We need more clergy and a more empowered laity. Our clergy must be retrained to become pastoral men who truly and sincerely minister to their people. It is time to look at ordaining married priests. We need more manageably sized parishes and dioceses. We do not need a plethora of new programs or statutes that further isolate priests. In fact, most parish administration could be handled by an empowered local laity. Priests should be freed from mundane chores in order to visit their people and satisfy pastoral needs. A huge proportion of the laity has already been trained and is eager to help. They simply need encouragement and permission to do so.

Parishes that thrive do so under caring, dedicated leadership that truly collaborates and ministers with laypeople. There is a place for everyone, young and old, each called to become light for the kingdom of God. The potential is evident; all that seems lacking is the corporate will.

Anderson, Calif.



Although I left the active priesthood to marry fifteen years ago, a kind pastor recently permitted me to speak at a friend’s funeral Mass, which was celebrated at the parish I left twenty-eight years ago. Recounting stories from my time there, I looked out on the four hundred congregants—about half of whom I could name—and I again realized how blessed I was to have enjoyed ministry with them. I explained that while seminary had taught me theology well, it was the parishioners who had taught me how to be a priest and what ministry was about. After the funeral, I spent about two hours introducing many of them to my wife, and sharing the tears and laughter that are characteristic of such gatherings. Many still addressed me as “Father David” and seemed genuinely pleased to meet my wife—and several people said they wished I could still minister.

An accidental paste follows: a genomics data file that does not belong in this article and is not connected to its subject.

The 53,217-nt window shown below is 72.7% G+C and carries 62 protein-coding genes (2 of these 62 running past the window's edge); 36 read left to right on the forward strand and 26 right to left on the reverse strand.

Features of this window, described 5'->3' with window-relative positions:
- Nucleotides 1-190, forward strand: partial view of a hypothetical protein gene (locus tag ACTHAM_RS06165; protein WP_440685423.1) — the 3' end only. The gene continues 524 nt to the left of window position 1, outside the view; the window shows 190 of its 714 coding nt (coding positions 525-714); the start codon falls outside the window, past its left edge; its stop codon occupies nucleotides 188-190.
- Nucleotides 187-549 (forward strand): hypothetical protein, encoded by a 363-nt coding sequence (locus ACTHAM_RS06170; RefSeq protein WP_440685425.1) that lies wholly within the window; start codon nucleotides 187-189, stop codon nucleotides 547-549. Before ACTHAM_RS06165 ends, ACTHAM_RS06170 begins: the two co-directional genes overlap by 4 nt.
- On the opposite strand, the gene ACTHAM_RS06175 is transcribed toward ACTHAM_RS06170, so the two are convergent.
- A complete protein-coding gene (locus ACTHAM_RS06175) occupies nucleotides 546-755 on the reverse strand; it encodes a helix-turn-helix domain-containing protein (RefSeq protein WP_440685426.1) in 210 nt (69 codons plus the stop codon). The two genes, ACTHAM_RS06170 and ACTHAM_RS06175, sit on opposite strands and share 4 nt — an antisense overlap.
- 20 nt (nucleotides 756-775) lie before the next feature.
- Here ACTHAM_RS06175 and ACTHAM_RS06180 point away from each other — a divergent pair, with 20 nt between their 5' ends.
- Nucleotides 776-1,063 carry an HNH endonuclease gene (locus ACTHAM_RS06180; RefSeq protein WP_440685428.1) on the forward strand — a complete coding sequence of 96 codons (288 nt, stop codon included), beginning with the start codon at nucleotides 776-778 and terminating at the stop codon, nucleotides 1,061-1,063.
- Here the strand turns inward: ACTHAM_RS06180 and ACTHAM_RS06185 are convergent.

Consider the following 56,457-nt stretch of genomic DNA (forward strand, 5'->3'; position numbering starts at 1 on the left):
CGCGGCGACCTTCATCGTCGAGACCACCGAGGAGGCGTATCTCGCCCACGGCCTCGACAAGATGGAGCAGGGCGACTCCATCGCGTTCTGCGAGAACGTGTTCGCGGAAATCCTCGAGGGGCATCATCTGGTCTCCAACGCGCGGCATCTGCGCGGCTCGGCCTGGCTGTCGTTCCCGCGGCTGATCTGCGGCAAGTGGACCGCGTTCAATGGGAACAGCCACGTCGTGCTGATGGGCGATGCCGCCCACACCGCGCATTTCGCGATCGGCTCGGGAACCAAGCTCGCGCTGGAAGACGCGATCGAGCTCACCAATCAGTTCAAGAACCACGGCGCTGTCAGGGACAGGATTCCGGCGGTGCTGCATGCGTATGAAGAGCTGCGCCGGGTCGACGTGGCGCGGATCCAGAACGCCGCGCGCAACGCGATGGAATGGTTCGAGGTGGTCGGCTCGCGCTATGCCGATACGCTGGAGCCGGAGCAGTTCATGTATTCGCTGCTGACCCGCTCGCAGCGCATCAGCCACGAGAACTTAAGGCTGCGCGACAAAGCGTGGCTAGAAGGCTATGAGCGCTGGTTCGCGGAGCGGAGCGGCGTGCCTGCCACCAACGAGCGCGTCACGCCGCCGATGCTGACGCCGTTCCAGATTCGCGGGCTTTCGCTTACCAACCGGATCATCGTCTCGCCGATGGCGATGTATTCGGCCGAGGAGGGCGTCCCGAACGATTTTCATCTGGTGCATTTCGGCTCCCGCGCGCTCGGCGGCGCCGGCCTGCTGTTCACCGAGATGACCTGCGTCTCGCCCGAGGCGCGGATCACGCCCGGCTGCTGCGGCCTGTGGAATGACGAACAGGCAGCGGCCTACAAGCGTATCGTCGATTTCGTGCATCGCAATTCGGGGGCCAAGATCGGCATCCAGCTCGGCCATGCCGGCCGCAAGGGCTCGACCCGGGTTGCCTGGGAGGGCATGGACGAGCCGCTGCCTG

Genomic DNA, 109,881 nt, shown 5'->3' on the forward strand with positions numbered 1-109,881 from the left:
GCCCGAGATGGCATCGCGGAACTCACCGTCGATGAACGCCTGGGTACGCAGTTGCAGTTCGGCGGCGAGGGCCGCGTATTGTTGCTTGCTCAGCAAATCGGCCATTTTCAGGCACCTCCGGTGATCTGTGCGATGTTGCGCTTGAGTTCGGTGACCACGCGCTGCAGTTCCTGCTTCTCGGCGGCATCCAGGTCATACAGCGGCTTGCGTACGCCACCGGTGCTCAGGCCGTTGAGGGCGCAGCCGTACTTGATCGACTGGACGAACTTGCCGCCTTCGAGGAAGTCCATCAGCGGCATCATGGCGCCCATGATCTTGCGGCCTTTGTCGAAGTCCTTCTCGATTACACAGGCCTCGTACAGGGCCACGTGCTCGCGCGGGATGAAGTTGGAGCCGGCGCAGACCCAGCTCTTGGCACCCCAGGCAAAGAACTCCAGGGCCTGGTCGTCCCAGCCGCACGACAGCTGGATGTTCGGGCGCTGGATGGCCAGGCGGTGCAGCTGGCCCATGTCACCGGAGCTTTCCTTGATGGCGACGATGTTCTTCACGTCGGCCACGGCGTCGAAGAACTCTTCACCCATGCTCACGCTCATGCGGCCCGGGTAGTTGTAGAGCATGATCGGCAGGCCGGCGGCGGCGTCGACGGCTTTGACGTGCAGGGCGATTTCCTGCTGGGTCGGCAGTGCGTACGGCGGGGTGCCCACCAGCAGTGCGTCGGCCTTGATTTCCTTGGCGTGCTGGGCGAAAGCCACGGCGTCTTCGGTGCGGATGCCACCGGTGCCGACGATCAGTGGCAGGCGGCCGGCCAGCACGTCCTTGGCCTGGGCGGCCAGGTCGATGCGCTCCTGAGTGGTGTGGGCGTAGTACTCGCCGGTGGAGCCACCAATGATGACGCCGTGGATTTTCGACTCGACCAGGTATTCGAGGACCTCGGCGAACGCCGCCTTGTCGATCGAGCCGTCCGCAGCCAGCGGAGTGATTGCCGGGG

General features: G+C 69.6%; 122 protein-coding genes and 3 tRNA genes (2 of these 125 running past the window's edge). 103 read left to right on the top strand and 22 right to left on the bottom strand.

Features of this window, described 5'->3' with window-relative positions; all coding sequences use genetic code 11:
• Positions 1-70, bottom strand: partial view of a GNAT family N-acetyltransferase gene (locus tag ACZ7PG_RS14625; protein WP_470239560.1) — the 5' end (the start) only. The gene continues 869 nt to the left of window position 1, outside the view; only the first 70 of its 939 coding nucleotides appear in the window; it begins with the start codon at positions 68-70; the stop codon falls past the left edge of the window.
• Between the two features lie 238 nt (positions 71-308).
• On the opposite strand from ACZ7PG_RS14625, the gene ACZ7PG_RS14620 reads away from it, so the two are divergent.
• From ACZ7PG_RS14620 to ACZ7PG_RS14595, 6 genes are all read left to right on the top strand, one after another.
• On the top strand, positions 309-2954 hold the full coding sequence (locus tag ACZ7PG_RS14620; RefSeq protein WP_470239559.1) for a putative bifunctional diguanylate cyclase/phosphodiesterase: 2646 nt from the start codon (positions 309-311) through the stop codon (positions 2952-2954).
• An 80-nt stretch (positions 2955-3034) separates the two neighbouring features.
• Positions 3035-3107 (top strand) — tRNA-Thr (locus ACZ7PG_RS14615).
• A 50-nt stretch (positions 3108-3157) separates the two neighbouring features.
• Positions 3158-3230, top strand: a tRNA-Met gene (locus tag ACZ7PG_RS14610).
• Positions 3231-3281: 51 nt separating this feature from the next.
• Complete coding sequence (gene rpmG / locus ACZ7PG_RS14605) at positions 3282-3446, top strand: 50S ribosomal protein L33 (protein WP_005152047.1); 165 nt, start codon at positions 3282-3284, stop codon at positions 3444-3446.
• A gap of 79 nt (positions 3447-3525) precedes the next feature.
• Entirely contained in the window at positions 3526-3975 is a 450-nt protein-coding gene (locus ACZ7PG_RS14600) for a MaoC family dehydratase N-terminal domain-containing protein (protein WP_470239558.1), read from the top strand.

But more important than clerical celibacy is clerical intimacy with one’s parishioners—in its most chaste and healthy form. The opportunity for such love is the greatest loss for the overworked clergy of this era. That term “clerical intimacy” does not appear in Rev. Paul Stanosz’s excellent essay, but I believe that he is alluding to it in recognizing that the quickened schedule, the many parish responsibilities, the administrative details (even with the best staff), and the promotion of the sense that one should be “apart” or “above” this routine is the deepest cause of clerical alienation. Simply put, there is little time left for love of one’s people—for picnics with the young and the elderly, for sick visits, for giving blessings to new babies and new homes, for going out with the PTA for pizza after meetings, for stopping by a home before Midnight Mass for a toast, and for all the mundane moments in which intimacy naturally grows.